It’s time to veg out

Our brilliant new gardening expert Kim Wilde tells you how to get sowing – and more…

Have you ever thought about growing your own fruit and vegetables? I remember feeling overwhelmed at the prospect, but six years ago I jumped in with both feet and I haven’t looked back since. I have to admit that my family is far from being self-sufficient and we’re still learning but the joy of munching through a row of fresh peas on a summer’s day with the children, or watching as they raid the raspberry canes makes the effort worthwhile.

Give raised beds a try

We grow all our vegetables in raised beds which are so easy to create. Simply surround an area of about 1.5 sq m – so you can easily reach into the centre of the bed – with pressure-treated gravel boards, bricks or old railway sleepers (not creosote-drenched ones). You don’t have to dig very deep, just mix in a mulch of well-rotted organic matter to raise the soil level. Add more each autumn to improve drainage and help the soil to retain water – a real advantage in our garden, which has cold clay soil.
Raised beds warm up much quicker than the ground and the roots of vegetables have a free run in the humus-rich soil.

Plant them now

Sow seeds now about 2cm apart and cover with 3cm of moist soil. To help keep them warm cover with clingfilm pierced with a few air holes until they’ve grown two or three sets of leaves. Thin out, saving only the strongest. Keep out of direct sunlight until well established. As soon as the second set of leaves have formed, feed with liquid fertiliser every week.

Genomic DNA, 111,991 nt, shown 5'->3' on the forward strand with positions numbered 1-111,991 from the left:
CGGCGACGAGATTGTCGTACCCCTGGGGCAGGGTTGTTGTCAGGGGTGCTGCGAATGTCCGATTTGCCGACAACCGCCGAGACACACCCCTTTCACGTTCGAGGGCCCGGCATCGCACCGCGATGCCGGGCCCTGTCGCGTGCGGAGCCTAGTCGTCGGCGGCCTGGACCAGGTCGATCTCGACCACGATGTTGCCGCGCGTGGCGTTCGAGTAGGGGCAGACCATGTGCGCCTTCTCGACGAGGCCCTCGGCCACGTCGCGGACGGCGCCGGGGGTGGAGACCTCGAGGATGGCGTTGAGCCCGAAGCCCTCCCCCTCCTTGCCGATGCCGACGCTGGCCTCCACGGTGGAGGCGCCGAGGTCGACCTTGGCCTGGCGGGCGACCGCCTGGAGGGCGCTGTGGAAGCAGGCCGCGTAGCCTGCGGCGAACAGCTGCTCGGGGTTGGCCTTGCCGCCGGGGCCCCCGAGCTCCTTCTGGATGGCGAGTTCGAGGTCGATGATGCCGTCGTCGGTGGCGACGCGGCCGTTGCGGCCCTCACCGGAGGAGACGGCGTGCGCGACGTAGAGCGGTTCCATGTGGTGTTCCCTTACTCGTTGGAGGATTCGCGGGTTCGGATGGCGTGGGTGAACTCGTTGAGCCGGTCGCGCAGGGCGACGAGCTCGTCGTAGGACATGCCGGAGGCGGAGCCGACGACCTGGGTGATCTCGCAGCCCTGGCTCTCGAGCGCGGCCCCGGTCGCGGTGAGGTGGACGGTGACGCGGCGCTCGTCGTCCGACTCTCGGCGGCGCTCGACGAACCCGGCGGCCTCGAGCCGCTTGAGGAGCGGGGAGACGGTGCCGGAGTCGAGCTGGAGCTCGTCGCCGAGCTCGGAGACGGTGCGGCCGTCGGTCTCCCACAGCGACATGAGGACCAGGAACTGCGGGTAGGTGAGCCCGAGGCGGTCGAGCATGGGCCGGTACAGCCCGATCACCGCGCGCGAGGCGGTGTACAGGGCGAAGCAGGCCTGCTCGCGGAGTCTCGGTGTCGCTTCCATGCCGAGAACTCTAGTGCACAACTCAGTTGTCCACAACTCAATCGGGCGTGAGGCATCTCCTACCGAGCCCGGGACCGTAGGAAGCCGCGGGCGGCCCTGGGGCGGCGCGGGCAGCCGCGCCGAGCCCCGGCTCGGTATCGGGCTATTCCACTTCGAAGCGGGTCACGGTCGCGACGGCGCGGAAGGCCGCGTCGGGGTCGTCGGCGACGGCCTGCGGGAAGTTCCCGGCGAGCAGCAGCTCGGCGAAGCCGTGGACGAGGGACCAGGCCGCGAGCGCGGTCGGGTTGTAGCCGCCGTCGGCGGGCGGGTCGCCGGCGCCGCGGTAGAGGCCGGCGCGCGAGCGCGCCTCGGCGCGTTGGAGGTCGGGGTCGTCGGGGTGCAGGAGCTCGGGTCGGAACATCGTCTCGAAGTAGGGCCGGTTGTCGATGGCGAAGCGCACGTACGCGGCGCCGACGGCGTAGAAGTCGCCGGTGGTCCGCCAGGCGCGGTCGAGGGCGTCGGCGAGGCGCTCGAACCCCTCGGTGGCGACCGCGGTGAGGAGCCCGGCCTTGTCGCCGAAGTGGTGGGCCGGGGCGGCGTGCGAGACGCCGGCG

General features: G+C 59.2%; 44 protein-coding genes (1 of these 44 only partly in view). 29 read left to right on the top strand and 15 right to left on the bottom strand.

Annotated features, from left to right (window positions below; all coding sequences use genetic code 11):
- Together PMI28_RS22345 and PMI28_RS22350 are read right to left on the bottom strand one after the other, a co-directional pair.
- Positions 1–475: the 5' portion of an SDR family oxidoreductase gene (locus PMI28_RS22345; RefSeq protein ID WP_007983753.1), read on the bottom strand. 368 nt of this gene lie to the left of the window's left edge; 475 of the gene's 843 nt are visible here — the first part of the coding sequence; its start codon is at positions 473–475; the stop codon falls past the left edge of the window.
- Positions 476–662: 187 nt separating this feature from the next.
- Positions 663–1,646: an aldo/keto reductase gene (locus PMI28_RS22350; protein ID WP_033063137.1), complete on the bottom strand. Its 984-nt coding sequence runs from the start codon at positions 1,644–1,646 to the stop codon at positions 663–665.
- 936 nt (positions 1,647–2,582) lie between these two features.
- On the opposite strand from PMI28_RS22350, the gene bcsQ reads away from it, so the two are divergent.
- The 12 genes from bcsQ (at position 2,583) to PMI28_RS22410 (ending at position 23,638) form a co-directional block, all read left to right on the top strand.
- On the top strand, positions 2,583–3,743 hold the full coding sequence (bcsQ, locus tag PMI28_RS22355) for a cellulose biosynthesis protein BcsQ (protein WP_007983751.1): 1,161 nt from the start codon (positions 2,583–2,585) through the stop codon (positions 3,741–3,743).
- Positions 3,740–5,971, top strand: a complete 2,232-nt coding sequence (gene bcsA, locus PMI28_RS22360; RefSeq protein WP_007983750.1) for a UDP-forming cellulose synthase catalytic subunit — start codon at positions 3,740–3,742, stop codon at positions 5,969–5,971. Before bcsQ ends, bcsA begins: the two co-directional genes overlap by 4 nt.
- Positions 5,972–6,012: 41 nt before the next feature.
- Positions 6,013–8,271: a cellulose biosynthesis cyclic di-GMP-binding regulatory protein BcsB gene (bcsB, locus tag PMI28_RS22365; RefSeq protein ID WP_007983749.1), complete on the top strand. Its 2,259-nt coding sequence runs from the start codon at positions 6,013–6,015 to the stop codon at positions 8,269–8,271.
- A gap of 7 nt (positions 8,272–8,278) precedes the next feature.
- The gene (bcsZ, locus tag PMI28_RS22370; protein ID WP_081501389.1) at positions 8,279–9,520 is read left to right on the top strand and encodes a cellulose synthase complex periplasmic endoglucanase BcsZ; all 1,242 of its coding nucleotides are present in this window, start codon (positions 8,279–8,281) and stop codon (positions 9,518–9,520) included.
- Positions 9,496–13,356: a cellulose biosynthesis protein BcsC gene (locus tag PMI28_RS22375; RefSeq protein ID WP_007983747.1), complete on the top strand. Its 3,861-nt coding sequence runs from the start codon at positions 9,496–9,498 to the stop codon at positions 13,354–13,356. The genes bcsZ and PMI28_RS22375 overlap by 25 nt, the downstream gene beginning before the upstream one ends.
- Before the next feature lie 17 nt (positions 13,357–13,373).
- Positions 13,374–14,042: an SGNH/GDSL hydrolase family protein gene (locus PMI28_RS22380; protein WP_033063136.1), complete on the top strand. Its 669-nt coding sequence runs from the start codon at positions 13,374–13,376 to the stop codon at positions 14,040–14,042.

Put them in pots

If space is tight, why not grow vegetables in pots? Any container can be used – the larger the better as they are less prone to dry out – but make sure there are drainage holes at the base. Cover the holes with a layer of pebbles, gravel or broken pieces of polystyrene packaging to allow the water to drain out freely.
Terracotta pots – unless glazed – absorb water from the soil. To prevent this, I find the best thing is to line them with plastic – not forgetting to make drainage holes. Fill the pots with potting compost – not garden soil as it’s too heavy.

Spring flower power

I love bulbs in pots, which I place on a garden kitchen table outside our kitchen. I start with snowdrops, crocuses, short-stemmed daffodils and grape hyacinths followed by Dwarf tulips, pansies and polyanthus.

My favourite flowers this month

For a fantastic show of colour with very little maintenance I like to sow hardy annuals right where I want them to flower and which helpfully seed themselves around.
The Poached Egg Plant (Limnanthes douglasii) is lovely and is also great at attracting the greenfly-eating hoverfly; which feeds on its pollen.
My other favourites include cornflowers (Centaurea); English marigolds (Calendula) and Love-in-a-mist (Nigella damascena).
Hardy annuals are frost hardy and can also be sown in the autumn for early flowering the next year.

Jobs to do in April
  • Cut back the tall, old stems of established buddleia to about 1m from the ground. Prune forsythia after flowering – trim back secondary branches to a few centimetres from the main stem. 
  • Don’t be tempted to cut or tie back tatty-looking leaves left after bulb flowering – they will help to produce food for the bulb in preparation for next spring. 
  • Plant your summer flowering bulbs now. Lilies, or the exotic tiger flower (tigridia pavonia), look wonderful planted in pots.